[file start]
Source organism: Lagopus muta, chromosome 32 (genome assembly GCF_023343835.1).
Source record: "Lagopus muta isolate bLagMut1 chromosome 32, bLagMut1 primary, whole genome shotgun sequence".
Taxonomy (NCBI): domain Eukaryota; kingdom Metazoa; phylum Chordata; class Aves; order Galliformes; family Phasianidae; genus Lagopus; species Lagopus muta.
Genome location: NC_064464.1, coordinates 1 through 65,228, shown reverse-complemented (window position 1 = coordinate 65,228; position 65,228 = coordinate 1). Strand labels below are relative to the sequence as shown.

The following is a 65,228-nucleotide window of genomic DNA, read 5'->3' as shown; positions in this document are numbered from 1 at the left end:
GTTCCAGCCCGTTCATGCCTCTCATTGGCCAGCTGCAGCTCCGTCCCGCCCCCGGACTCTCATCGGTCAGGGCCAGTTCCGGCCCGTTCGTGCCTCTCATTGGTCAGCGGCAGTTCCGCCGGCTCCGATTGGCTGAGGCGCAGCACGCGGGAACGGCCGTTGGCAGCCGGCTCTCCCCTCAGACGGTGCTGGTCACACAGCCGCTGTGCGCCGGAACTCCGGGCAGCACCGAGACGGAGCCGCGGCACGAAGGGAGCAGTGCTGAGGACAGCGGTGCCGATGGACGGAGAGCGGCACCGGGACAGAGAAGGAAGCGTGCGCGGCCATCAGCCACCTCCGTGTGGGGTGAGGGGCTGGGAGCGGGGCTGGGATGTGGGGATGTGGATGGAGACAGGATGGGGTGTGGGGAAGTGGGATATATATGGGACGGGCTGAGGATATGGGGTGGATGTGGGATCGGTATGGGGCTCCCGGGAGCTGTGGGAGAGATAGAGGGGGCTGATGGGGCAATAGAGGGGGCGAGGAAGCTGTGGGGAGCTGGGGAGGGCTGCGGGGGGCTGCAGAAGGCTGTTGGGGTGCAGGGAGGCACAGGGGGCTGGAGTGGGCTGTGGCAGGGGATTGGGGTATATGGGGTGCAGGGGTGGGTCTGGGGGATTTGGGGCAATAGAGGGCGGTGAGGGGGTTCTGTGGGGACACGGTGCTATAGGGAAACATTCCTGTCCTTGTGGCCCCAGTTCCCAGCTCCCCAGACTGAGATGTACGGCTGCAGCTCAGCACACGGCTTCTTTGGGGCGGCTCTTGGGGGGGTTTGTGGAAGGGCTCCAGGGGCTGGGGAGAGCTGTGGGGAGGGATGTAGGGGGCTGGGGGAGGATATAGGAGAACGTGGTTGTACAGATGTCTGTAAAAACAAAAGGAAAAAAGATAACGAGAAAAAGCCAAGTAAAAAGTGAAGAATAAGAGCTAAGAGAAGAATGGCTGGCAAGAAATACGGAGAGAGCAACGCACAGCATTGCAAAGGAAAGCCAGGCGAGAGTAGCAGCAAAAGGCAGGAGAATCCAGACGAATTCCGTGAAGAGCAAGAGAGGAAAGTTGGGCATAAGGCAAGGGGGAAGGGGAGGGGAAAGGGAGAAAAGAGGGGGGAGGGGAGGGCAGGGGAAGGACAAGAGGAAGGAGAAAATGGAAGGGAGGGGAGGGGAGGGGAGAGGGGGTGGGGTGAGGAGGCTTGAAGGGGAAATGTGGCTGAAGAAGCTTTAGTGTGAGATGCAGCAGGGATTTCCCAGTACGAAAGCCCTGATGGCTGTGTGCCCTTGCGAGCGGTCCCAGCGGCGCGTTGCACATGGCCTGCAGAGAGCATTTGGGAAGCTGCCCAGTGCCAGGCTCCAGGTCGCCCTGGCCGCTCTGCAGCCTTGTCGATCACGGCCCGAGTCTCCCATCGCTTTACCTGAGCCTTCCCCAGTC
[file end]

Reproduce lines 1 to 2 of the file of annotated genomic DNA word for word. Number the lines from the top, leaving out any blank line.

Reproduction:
Source organism: Lagopus muta, chromosome 32 (genome assembly GCF_023343835.1).
Source record: "Lagopus muta isolate bLagMut1 chromosome 32, bLagMut1 primary, whole genome shotgun sequence".